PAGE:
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August 15 2011


It was Pico who first made explicit the connection between displacement and the Humanist project. His touchstone was the phrase, “Man is his own Maker,” which appeared in his brief essay “Oration on the Dignity of Man,” written, it is now thought, while Pico was in prison. Pico imagines God as “the master-builder [who] by the laws of his secret wisdom fabricated this house, this world which we see.”2 But God, whom Pico calls the “Master Artisan,” then created mankind as a “work of indeterminate form.” Pico imagines God the Master Artisan speaking to Adam, his unfinished creation, as follows, “in conformity with thy free judgement, in whose hands I have placed thee, thou art confined by no bounds; and thou wilt fix limits of nature for thyself.”3 These words had the personal meaning to Pico that, as a displaced person, he would have to make up a life for himself.

Freedom, then, to do anything and to become anyone? Informality and spontaneity as the ends of life? Pico emphatically rejected this. Born indeterminate, he says, human beings have to find unity in their lives; a person must make him or herself coherent. In Renaissance Humanism, this quest meant uniting conflicting ancient ideals by bridging the Hellenic and the Christian mindset; in Pico’s own philosophy, it meant making the one and the many cohere, or as philosophers would put it today, discovering unity in the midst of difference. Spinoza, two centuries later, was grounded in just this Humanist project.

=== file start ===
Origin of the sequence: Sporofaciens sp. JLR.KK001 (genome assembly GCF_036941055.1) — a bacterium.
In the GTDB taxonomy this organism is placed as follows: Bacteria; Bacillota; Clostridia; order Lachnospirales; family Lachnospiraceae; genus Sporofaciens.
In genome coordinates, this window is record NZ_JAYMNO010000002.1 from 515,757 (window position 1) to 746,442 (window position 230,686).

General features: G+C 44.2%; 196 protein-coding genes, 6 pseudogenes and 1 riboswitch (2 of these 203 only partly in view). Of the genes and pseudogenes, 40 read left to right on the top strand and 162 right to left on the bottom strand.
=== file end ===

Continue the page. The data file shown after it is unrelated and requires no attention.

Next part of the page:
In Burckhardt’s own time, the nationalism nascent in the nineteenth century seemed to the historian to usher in the “age of brutal simplifiers,” nationalism denying the mixture of peoples and the multiple identities of individuals in each nation. The paradox appears because the nineteenth century was also the great age of industrial development, of productive technology. His paradox connected these two developments, technology and nationalism, with industrial technology tending to the complex and nationalism tending to the brutally simple.

If radios had existed in Burckhardt’s time, the stark us-against-them language on right-wing American talk shows would have served him to define “crude”; if Burckhardt could have web-surfed, he would have found similar evidence in blogs of all political persuasions all over the world. We could use another value-soaked word to understand what Burckhardt was getting at: society becomes more primitive, the more people see themselves categorically, in terms of fixed identities.

Whether social relations were once more complex is a question we should set aside; it is an exercise in nostalgia. We should refocus this paradox just as a proposition in itself; refocused, it suggests most simply that technical innovations run ahead of people’s ability to use the innovations well. This simple version has been true through the history of technology: human beings have invented new tools before they knew what to do with them. There is, though, a sharper version of the paradox: the first impulse in using a new tool is to simplify the social relations that existed before.


Several entries concerning Sennet's essay also with Pico della Mirandola's complete text "De Hominis Dignitate" in translations from Latin to English and Italian

via link compilation

—   Humanism  by Richard Bennet | Institute for Advanced Studies In Culture: Publications - The Hedgehog Review - - Summer 2011
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